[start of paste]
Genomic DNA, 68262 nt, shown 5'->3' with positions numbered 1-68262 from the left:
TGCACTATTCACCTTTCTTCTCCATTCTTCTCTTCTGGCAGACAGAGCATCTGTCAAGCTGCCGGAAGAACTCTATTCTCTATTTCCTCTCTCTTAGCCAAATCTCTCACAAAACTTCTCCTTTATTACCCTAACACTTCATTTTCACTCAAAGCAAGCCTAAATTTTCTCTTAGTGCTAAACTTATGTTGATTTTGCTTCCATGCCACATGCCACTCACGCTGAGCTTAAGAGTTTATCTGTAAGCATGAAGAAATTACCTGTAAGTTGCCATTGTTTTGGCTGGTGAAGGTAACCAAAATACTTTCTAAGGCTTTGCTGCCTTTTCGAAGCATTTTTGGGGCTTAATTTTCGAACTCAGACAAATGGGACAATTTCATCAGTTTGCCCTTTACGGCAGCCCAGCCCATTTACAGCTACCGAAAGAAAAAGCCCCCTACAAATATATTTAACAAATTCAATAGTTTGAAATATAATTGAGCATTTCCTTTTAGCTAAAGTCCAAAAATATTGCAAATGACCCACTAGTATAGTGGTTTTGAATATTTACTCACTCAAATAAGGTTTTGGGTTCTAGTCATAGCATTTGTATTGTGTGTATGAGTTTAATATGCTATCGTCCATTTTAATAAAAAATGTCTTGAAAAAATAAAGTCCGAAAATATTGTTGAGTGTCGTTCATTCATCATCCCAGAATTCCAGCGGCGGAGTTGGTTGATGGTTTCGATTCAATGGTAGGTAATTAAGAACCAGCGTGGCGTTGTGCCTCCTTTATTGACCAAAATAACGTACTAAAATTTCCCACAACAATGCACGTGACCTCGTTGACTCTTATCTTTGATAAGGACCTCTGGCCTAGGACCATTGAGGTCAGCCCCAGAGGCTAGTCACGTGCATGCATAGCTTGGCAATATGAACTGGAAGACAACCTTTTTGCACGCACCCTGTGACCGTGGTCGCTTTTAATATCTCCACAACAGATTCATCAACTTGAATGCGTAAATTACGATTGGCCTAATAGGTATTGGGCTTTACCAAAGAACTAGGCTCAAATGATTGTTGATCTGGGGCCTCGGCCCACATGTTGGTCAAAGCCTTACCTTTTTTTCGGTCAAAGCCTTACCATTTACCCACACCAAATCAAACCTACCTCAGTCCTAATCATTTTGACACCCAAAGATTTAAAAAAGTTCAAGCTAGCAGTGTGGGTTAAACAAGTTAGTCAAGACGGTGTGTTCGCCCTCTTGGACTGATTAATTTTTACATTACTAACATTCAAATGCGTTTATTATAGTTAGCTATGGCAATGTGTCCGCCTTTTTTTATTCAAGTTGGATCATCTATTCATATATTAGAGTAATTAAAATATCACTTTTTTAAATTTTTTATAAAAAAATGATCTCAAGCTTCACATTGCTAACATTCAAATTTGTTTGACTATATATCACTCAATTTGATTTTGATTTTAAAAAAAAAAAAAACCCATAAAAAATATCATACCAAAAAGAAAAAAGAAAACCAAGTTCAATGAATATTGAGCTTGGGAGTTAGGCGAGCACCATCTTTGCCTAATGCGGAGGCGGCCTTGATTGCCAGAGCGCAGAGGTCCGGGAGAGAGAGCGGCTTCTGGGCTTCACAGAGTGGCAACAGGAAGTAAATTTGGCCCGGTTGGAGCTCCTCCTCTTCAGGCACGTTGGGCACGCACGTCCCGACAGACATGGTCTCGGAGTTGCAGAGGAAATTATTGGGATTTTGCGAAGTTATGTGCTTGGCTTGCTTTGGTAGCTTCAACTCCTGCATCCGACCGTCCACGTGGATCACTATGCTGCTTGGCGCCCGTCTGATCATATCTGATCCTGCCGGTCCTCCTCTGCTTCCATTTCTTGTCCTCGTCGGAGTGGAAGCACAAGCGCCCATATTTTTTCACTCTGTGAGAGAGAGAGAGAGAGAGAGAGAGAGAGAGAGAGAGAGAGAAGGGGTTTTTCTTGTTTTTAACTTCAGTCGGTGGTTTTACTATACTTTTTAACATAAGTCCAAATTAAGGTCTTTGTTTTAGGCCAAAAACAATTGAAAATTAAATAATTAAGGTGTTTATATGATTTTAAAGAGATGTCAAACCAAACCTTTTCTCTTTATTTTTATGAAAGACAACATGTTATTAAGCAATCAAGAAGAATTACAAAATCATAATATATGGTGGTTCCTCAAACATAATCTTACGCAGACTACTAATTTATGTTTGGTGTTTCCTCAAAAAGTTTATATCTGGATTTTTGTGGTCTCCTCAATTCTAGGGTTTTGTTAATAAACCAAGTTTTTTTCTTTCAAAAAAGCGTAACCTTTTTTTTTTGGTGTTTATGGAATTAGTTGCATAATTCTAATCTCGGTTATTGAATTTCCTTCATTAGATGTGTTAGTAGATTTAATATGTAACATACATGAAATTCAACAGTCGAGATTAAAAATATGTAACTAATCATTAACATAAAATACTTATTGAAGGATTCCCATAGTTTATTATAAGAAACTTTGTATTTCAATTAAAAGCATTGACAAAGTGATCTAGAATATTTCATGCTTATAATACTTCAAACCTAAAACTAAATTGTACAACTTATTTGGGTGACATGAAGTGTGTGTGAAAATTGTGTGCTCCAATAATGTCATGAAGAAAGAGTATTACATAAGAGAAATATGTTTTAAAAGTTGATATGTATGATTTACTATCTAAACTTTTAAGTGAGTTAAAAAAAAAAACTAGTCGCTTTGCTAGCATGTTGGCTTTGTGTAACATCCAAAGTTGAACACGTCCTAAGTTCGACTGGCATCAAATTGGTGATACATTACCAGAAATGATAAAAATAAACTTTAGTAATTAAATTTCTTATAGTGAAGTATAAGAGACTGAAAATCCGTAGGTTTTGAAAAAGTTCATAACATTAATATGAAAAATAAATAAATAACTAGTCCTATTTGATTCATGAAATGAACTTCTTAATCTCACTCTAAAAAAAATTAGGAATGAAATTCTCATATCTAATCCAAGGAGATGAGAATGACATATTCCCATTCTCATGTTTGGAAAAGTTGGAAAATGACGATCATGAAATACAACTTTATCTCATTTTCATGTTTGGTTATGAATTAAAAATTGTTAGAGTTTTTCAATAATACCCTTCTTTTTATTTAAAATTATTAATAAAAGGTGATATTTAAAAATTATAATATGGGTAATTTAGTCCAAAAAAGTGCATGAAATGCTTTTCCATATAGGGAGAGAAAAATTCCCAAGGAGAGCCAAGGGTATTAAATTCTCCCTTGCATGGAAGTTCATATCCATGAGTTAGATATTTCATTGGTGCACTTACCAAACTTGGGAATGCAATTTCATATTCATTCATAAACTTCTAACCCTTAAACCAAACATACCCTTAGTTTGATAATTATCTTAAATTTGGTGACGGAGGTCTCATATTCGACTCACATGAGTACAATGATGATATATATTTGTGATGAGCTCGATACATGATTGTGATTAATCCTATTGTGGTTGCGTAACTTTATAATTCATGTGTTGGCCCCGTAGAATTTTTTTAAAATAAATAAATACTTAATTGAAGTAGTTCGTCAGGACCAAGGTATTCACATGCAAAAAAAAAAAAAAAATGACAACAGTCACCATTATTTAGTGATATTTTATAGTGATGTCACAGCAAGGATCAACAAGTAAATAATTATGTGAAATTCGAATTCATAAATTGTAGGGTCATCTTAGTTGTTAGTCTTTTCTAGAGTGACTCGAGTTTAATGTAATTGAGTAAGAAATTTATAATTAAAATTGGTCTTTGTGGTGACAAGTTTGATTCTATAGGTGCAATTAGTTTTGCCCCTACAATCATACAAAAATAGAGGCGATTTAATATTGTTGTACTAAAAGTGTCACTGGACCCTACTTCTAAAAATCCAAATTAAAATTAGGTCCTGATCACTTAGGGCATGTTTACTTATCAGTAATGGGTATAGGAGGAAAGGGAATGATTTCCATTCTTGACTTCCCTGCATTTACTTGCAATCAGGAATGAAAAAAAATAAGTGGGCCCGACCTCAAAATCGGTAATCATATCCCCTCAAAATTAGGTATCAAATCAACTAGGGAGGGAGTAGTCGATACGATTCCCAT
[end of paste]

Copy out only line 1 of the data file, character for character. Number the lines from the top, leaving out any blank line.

Genomic DNA, 68262 nt, shown 5'->3' with positions numbered 1-68262 from the left: